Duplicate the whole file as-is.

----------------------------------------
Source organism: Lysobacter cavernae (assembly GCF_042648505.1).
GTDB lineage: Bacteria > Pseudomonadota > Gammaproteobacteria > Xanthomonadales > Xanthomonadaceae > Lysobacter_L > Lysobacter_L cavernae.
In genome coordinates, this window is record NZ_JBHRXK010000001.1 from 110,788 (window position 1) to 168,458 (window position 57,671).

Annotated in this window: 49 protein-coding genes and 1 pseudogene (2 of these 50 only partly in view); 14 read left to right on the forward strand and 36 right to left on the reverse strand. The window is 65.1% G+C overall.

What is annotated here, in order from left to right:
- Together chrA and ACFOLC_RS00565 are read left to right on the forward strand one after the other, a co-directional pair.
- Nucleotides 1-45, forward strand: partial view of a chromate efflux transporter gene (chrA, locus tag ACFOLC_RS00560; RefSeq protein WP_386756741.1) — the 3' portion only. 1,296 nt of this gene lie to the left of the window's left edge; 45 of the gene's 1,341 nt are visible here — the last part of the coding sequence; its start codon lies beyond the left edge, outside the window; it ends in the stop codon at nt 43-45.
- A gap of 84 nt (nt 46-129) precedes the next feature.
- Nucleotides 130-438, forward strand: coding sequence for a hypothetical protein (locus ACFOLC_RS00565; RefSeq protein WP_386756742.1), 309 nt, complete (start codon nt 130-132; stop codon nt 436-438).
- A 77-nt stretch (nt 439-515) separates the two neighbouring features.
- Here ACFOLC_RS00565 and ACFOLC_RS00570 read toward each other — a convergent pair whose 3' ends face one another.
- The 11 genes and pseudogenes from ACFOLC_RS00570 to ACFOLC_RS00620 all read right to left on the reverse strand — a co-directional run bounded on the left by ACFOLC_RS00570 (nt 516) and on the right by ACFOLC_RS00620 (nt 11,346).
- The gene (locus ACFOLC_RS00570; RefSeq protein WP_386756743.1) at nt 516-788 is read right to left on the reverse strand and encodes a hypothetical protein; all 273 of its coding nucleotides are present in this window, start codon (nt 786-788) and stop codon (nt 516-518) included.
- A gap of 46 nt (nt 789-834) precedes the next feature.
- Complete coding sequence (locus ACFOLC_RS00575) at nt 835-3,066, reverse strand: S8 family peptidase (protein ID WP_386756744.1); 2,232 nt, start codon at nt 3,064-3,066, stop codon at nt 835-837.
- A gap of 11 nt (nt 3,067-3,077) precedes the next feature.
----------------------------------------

Source organism: Lysobacter cavernae (assembly GCF_042648505.1).
GTDB lineage: Bacteria > Pseudomonadota > Gammaproteobacteria > Xanthomonadales > Xanthomonadaceae > Lysobacter_L > Lysobacter_L cavernae.
In genome coordinates, this window is record NZ_JBHRXK010000001.1 from 110,788 (window position 1) to 168,458 (window position 57,671).

Annotated in this window: 49 protein-coding genes and 1 pseudogene (2 of these 50 only partly in view); 14 read left to right on the forward strand and 36 right to left on the reverse strand. The window is 65.1% G+C overall.

What is annotated here, in order from left to right:
- Together chrA and ACFOLC_RS00565 are read left to right on the forward strand one after the other, a co-directional pair.
- Nucleotides 1-45, forward strand: partial view of a chromate efflux transporter gene (chrA, locus tag ACFOLC_RS00560; RefSeq protein WP_386756741.1) — the 3' portion only. 1,296 nt of this gene lie to the left of the window's left edge; 45 of the gene's 1,341 nt are visible here — the last part of the coding sequence; its start codon lies beyond the left edge, outside the window; it ends in the stop codon at nt 43-45.
- A gap of 84 nt (nt 46-129) precedes the next feature.
- Nucleotides 130-438, forward strand: coding sequence for a hypothetical protein (locus ACFOLC_RS00565; RefSeq protein WP_386756742.1), 309 nt, complete (start codon nt 130-132; stop codon nt 436-438).
- A 77-nt stretch (nt 439-515) separates the two neighbouring features.
- Here ACFOLC_RS00565 and ACFOLC_RS00570 read toward each other — a convergent pair whose 3' ends face one another.
- The 11 genes and pseudogenes from ACFOLC_RS00570 to ACFOLC_RS00620 all read right to left on the reverse strand — a co-directional run bounded on the left by ACFOLC_RS00570 (nt 516) and on the right by ACFOLC_RS00620 (nt 11,346).
- The gene (locus ACFOLC_RS00570; RefSeq protein WP_386756743.1) at nt 516-788 is read right to left on the reverse strand and encodes a hypothetical protein; all 273 of its coding nucleotides are present in this window, start codon (nt 786-788) and stop codon (nt 516-518) included.
- A gap of 46 nt (nt 789-834) precedes the next feature.
- Complete coding sequence (locus ACFOLC_RS00575) at nt 835-3,066, reverse strand: S8 family peptidase (protein ID WP_386756744.1); 2,232 nt, start codon at nt 3,064-3,066, stop codon at nt 835-837.
- A gap of 11 nt (nt 3,067-3,077) precedes the next feature.